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We've all seen these magnetic field lines in physics classes. But how do these lines actually evolve in space around a magnet? Say you have a piece of iron that is demagnetised. And then suddenly it becomes magnetised. I doubt the magnetic field lines appear "instantly" around it. So, what is the speed of these lines "appearing"? Let’s not confuse this with the speed of "ripples" of this field, which is wave (not field itself) and propagates at $c$.

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Say you have a piece of iron that is demagnetised. And then suddenly it become magnetised.

This is a difficult experiment to perform. However, we can instead make a solenoid and suddenly turn on a current through the solenoid. A solenoid has roughly the same external magnetic field as a bar magnet, so it is a good and very close substitute for your proposed experiment.

I doubt magnetic lines appear "instantly" around it. So, what is the speed of these "appearing"? Lets not confuse this with the speed of "ripples" of this field, which is wave (not field itself) and propagates with c.

There is no confusion, the speed of the appearing of the field lines is indeed $c$. This type of configuration is well known and well studied. It is called a “loop antenna”. As with all antennas, the signal propagates at $c$. If you turn on a current at time $t$ then at time $t+d/c$ the magnetic field lines will appear at a distance $d$ away from the loop antenna.

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  • $\begingroup$ How long would it take for a random orientation of spins to align themselves spontaneously? In other words, what is the minimum amount of time to cross the Curie point below which there appears a "permanent" magnet? $\endgroup$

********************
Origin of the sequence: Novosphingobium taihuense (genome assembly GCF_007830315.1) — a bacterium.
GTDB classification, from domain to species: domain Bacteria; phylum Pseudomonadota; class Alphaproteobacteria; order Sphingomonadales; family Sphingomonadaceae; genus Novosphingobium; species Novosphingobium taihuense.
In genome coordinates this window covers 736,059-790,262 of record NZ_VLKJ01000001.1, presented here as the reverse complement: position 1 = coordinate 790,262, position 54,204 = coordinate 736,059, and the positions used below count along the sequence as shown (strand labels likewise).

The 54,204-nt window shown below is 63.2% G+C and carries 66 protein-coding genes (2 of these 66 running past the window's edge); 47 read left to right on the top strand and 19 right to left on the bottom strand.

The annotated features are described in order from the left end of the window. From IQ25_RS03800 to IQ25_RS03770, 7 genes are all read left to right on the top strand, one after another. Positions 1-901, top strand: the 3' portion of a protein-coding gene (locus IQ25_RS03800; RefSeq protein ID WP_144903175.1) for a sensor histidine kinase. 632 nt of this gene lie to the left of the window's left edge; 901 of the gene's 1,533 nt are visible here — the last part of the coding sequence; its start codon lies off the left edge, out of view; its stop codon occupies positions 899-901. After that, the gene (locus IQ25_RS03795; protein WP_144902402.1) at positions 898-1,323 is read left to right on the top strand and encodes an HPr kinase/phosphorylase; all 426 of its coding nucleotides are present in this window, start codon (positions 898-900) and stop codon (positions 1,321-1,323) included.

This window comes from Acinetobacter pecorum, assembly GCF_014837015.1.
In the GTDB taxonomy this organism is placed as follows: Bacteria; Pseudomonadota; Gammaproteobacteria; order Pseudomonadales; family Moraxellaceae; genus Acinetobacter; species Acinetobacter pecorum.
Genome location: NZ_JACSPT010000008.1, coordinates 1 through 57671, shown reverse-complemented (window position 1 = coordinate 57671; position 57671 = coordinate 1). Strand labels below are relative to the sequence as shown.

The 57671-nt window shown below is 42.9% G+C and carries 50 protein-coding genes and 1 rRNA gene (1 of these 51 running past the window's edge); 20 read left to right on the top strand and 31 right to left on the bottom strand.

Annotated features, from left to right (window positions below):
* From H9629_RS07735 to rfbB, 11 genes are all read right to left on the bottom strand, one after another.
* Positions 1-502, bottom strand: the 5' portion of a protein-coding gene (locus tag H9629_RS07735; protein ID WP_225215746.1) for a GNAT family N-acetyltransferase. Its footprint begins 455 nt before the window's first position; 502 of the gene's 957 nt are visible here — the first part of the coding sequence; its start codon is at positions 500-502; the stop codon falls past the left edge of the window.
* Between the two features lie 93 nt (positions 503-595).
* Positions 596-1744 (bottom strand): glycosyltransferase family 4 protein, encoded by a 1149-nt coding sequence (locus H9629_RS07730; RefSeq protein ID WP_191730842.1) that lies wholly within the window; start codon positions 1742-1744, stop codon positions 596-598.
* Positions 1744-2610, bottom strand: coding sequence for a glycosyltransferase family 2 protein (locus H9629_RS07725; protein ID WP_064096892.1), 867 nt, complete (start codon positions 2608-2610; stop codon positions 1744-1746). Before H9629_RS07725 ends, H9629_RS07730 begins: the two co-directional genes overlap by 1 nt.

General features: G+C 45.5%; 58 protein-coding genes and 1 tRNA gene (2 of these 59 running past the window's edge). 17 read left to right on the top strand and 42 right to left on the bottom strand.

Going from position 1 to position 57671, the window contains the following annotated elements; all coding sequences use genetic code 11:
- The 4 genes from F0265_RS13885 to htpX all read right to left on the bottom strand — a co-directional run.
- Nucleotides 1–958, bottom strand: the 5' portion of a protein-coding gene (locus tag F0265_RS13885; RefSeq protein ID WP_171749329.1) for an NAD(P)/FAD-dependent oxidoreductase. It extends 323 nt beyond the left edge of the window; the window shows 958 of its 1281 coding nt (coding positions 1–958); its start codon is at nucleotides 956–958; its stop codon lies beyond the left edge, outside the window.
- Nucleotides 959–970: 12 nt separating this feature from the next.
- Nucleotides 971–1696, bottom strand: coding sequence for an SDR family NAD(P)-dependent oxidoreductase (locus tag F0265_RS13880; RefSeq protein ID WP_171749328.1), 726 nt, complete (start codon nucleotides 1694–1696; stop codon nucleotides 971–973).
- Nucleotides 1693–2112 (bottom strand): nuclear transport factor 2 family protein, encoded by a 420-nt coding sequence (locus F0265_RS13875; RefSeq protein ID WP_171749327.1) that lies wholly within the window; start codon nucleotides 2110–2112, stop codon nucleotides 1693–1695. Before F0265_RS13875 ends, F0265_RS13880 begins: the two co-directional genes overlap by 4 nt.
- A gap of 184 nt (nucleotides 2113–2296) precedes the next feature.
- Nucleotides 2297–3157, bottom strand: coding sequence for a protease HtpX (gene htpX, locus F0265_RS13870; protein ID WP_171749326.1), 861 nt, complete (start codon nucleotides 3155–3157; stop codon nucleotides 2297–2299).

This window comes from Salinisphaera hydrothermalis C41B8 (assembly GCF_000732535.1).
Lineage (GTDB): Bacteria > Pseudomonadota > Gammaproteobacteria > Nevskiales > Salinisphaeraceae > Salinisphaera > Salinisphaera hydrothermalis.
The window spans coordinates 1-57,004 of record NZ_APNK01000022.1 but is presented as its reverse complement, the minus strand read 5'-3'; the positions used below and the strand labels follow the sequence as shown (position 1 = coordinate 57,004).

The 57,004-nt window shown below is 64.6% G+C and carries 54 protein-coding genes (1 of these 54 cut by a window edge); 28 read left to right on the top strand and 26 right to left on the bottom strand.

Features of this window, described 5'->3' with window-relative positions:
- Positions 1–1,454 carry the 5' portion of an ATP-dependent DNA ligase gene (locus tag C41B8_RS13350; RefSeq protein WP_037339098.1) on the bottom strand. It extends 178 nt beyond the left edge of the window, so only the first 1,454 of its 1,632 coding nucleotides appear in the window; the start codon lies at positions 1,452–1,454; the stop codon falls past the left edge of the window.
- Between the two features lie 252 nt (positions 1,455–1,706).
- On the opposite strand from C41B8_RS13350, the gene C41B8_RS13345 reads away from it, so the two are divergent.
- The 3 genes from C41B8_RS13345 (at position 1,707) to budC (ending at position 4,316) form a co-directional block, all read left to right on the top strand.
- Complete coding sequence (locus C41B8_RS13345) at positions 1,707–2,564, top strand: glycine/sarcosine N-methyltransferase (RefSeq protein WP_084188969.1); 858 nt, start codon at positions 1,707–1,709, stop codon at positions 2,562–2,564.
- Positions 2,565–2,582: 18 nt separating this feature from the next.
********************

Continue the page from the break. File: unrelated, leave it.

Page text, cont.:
– hyportnex
    Jan 6, 2020 at 22:45
  • $\begingroup$ Sorry, that is beyond my knowledge $\endgroup$
    – Dale
    Jan 6, 2020 at 23:09
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Actually, any disturbance in an electromagnetic field propagates at the speed of light. If a magnet suddenly appeared at a point in space, its field would propagate outward at $c$. At a distance D away from the magnet, no change in the field would be detected until a time $t=D/c$ after the magnet appeared.

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    $\begingroup$ Was it proved somehow? $\endgroup$
    – m8labs
    Jan 6, 2020 at 21:15
  • $\begingroup$ Maxwell's equations are extremely reliable, and they show unambiguously that EM disturbances propagate at the speed of light. An experiment to prove it (not counting propagation of waves from a periodically varying source) would be difficult but not impossible; however I haven't heard of any such experiment. $\endgroup$
    – S. McGrew
    Jan 6, 2020 at 21:37

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